The basic skills remain that you have a fundamental understanding of building automation system architectures and products, and IO products as well, input and output products, and that you understand your product line and its capabilities so that you can apply it properly.
In my experience, there's really two types of salespeople. There are salespeople who will do estimates, a little bit of system design, but they're basically selling product responses to design’s specifications, as well as owner project requirements. Then you have more kind of enterprise, strategy-minded, building automation salespeople who are selling solutions and selling services to customers.
Now, that's not to say one is better than the other. I've seen people on the construction side make just as much as people on the solution-sales side. But as a mechanical contractor salesperson, you're primarily going to be responding to bids and solicitations from general contractors, as well as responding to owner project requirements and owner requests. Then on the flip side of things, you do have the service sales requirements, and, in that case, you need to understand your customer’s vertical market type so you can appropriately estimate any plan service agreements, as well as understanding your owner’s markets so that you can suggest appropriate retrofit solutions.
Throughout this post, you're going to notice a theme that selling retrofit solutions, or solution-sales in general from a technical perspective, tend to be more difficult than just simply responding to a spec. Now there are nuances when you respond to a spec that are, how to basically create a solution that can be potentially low bid or in alignment with the spec without pricing you out of the project, etc, how to negotiate relationships with generals, and owners, and engineers to get you maybe flat spec. Things like that. There are a lot of sales strategies.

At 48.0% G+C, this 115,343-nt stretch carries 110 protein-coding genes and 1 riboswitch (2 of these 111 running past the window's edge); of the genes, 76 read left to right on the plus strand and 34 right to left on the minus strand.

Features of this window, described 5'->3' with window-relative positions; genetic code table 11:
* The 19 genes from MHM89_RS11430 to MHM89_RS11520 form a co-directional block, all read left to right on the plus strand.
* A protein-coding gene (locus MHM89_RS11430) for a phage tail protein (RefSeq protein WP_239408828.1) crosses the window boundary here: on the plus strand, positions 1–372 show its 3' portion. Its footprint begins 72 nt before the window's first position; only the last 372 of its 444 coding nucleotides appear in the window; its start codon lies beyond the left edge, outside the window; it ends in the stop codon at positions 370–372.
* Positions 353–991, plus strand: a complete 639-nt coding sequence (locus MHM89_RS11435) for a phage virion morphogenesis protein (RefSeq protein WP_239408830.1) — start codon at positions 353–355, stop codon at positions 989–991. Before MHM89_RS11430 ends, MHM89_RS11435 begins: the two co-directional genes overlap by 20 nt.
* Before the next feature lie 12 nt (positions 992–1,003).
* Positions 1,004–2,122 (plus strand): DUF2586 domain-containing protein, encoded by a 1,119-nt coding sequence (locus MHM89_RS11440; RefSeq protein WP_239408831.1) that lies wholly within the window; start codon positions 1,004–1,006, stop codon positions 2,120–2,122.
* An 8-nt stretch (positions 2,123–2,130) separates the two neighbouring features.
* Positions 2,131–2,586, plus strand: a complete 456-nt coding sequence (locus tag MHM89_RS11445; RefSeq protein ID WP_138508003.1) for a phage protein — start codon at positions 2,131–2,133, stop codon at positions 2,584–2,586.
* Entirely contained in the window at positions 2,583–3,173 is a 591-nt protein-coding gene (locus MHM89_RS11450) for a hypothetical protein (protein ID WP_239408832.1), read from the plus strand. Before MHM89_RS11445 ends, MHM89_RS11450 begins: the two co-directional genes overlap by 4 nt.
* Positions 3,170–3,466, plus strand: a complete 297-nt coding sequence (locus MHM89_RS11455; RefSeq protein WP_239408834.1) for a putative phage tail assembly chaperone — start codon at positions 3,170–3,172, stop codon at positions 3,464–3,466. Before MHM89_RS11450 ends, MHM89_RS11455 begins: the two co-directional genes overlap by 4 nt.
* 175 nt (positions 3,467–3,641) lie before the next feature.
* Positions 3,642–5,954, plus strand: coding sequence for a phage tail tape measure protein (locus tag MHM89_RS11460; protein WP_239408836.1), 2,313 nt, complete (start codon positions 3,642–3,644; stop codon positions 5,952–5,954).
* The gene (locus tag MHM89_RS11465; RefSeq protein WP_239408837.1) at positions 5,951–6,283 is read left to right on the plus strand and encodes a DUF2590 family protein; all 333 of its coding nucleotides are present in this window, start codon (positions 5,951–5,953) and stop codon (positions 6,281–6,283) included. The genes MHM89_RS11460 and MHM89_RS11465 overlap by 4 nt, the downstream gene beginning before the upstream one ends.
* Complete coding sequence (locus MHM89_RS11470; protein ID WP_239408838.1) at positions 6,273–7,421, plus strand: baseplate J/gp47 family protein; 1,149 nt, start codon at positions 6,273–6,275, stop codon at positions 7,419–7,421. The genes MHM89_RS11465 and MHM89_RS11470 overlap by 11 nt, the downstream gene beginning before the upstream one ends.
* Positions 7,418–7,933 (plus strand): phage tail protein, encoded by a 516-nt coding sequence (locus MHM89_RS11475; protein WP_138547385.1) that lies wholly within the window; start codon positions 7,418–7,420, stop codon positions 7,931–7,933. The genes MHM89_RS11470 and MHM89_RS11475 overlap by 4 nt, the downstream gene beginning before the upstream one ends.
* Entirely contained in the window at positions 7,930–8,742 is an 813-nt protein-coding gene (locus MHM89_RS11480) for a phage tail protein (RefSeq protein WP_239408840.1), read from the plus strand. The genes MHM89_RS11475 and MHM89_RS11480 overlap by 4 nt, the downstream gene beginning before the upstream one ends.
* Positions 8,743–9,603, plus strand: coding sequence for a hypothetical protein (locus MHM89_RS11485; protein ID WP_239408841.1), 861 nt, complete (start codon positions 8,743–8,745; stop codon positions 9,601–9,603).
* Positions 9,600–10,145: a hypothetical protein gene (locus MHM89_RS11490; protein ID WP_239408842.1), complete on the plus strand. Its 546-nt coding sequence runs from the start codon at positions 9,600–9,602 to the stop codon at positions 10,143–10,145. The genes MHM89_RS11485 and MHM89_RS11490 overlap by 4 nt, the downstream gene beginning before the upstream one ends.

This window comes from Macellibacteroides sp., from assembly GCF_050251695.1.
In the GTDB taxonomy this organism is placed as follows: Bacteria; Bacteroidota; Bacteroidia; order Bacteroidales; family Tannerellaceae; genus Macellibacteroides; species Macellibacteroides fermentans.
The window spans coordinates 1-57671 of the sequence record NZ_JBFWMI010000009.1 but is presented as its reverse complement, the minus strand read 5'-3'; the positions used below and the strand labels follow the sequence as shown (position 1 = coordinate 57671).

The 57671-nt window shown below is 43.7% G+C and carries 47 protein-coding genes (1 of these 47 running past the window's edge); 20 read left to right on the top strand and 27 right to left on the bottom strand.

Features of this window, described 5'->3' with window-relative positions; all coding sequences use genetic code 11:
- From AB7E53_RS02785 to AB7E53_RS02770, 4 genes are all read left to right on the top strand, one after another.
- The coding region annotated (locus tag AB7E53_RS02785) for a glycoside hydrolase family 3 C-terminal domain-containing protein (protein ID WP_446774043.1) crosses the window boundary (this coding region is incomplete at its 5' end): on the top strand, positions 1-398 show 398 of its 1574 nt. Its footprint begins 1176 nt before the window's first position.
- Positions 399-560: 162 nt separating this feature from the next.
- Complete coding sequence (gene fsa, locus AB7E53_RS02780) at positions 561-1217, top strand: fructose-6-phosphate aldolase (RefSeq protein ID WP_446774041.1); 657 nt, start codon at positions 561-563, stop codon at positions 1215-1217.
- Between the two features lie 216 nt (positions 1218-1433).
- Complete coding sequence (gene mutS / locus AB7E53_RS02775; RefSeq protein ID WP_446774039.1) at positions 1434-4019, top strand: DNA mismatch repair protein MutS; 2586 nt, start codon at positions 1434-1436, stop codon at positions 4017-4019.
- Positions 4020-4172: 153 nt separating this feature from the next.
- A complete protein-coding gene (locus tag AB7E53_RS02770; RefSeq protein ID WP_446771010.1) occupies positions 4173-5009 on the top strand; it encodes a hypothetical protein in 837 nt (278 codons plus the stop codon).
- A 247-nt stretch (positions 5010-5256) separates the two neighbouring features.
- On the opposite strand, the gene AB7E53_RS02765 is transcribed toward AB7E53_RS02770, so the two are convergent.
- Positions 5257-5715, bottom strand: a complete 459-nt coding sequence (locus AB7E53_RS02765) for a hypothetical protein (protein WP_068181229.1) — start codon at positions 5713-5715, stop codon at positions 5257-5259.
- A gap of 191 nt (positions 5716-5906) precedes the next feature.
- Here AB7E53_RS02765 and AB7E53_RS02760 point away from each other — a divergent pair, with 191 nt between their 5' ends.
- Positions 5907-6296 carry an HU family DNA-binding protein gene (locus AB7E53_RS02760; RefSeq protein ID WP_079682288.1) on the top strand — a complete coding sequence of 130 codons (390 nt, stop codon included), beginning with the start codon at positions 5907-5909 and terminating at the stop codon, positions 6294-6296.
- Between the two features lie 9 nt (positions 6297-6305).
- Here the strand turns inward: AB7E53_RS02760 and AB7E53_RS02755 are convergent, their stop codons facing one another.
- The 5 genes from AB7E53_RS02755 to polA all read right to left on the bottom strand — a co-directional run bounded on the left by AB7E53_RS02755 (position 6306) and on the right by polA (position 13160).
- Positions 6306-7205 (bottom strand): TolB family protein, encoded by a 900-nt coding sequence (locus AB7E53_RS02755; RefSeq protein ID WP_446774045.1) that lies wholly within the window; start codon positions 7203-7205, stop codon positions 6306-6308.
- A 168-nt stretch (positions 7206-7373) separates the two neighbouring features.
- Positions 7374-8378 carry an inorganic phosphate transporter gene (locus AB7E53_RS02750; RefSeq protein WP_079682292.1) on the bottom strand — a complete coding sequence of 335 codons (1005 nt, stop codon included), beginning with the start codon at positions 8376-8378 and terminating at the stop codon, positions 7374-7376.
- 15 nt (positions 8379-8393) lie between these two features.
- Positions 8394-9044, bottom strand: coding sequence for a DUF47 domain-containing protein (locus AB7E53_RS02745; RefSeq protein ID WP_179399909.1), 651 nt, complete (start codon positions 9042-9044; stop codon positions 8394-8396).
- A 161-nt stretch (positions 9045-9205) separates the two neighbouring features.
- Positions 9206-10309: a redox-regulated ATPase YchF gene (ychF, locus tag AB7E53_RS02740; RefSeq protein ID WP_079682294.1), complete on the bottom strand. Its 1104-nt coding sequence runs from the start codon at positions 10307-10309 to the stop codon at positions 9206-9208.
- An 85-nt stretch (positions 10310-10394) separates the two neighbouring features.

As a mechanical contractor, heavy focus on an HVAC background, good focus on BAS, light focus typically on IT, although I see that shifting in a lot of our mechanical contractor customers who sell controls and come to us for controls training.
Now let's move to the BAS contractor. So, this is the pure BAS contractor. This may be a branch of an OEM original equipment manufacturer like the Johnson, Siemens, Schneiders of the world. Or this may be just a BAS contractor or someone who reps a product from a distributor and sells into the market.
If you're part of a major projects division, or maybe you're doing a lot of solution-oriented sales, then you may need to have a high level of technical acumen or you may need to have a high interpersonal and executive presence. Meaning that, you can go in to executive leadership, we're talking VP level, C level, and be able to discuss with them, “what are their pain points? What are the KPIs that are measured against those pain points? How do you create solutions from products to solve those problems, and how do you execute that, potentially, across an enterprise environment?” These are all things that you should be considering when you are selling at that level.